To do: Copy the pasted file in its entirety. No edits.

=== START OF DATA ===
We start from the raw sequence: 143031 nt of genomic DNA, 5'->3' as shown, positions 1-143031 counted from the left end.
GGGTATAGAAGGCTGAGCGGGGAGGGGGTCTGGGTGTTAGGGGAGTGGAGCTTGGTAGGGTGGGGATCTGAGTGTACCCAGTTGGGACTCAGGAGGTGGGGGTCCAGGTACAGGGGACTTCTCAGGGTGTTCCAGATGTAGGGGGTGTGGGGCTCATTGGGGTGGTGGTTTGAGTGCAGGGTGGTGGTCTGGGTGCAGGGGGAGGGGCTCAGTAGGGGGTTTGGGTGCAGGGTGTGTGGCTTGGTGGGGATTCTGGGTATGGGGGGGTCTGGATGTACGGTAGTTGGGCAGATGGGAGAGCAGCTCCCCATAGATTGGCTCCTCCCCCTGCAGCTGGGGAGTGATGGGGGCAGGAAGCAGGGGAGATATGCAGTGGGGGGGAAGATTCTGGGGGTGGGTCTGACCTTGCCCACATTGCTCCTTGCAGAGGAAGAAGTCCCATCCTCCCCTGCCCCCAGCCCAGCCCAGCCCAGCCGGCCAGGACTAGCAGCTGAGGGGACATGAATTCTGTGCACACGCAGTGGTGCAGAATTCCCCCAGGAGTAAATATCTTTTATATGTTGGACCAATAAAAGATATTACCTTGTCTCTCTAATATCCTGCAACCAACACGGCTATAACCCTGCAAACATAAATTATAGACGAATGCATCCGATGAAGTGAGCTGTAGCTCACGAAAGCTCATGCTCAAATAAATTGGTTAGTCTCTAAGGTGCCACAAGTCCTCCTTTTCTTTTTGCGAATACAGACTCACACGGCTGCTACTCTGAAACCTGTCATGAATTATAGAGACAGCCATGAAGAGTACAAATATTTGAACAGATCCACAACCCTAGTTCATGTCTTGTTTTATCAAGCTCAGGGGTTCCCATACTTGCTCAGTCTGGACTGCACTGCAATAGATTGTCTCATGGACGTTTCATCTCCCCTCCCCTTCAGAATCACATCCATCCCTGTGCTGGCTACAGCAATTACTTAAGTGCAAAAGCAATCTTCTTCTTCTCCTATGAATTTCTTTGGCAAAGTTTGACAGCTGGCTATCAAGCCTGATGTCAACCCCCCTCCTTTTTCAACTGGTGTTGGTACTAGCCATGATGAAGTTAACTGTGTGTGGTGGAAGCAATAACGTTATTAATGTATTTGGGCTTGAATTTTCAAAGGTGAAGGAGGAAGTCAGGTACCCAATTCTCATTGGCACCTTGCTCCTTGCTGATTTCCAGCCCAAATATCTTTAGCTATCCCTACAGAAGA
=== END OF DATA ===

We start from the raw sequence: 143031 nt of genomic DNA, 5'->3' as shown, positions 1-143031 counted from the left end.
GGGTATAGAAGGCTGAGCGGGGAGGGGGTCTGGGTGTTAGGGGAGTGGAGCTTGGTAGGGTGGGGATCTGAGTGTACCCAGTTGGGACTCAGGAGGTGGGGGTCCAGGTACAGGGGACTTCTCAGGGTGTTCCAGATGTAGGGGGTGTGGGGCTCATTGGGGTGGTGGTTTGAGTGCAGGGTGGTGGTCTGGGTGCAGGGGGAGGGGCTCAGTAGGGGGTTTGGGTGCAGGGTGTGTGGCTTGGTGGGGATTCTGGGTATGGGGGGGTCTGGATGTACGGTAGTTGGGCAGATGGGAGAGCAGCTCCCCATAGATTGGCTCCTCCCCCTGCAGCTGGGGAGTGATGGGGGCAGGAAGCAGGGGAGATATGCAGTGGGGGGGAAGATTCTGGGGGTGGGTCTGACCTTGCCCACATTGCTCCTTGCAGAGGAAGAAGTCCCATCCTCCCCTGCCCCCAGCCCAGCCCAGCCCAGCCGGCCAGGACTAGCAGCTGAGGGGACATGAATTCTGTGCACACGCAGTGGTGCAGAATTCCCCCAGGAGTAAATATCTTTTATATGTTGGACCAATAAAAGATATTACCTTGTCTCTCTAATATCCTGCAACCAACACGGCTATAACCCTGCAAACATAAATTATAGACGAATGCATCCGATGAAGTGAGCTGTAGCTCACGAAAGCTCATGCTCAAATAAATTGGTTAGTCTCTAAGGTGCCACAAGTCCTCCTTTTCTTTTTGCGAATACAGACTCACACGGCTGCTACTCTGAAACCTGTCATGAATTATAGAGACAGCCATGAAGAGTACAAATATTTGAACAGATCCACAACCCTAGTTCATGTCTTGTTTTATCAAGCTCAGGGGTTCCCATACTTGCTCAGTCTGGACTGCACTGCAATAGATTGTCTCATGGACGTTTCATCTCCCCTCCCCTTCAGAATCACATCCATCCCTGTGCTGGCTACAGCAATTACTTAAGTGCAAAAGCAATCTTCTTCTTCTCCTATGAATTTCTTTGGCAAAGTTTGACAGCTGGCTATCAAGCCTGATGTCAACCCCCCTCCTTTTTCAACTGGTGTTGGTACTAGCCATGATGAAGTTAACTGTGTGTGGTGGAAGCAATAACGTTATTAATGTATTTGGGCTTGAATTTTCAAAGGTGAAGGAGGAAGTCAGGTACCCAATTCTCATTGGCACCTTGCTCCTTGCTGATTTCCAGCCCAAATATCTTTAGCTATCCCTACAGAAGA